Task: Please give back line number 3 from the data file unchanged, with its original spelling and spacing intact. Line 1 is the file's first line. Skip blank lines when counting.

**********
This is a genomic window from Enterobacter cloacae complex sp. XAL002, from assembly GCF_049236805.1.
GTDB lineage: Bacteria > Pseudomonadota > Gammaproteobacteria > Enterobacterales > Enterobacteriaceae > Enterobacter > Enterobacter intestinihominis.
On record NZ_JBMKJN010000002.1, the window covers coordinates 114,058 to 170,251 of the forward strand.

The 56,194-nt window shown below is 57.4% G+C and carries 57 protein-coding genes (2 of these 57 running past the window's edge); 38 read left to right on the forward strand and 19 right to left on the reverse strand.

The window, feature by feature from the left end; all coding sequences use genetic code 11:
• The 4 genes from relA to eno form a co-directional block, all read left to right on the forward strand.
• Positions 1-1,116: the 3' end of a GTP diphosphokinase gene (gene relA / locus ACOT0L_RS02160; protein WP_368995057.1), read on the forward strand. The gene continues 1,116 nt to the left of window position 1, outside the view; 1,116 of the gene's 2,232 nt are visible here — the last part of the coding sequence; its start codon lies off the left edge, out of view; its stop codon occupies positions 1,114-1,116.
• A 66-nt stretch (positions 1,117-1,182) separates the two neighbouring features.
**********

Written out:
On record NZ_JBMKJN010000002.1, the window covers coordinates 114,058 to 170,251 of the forward strand.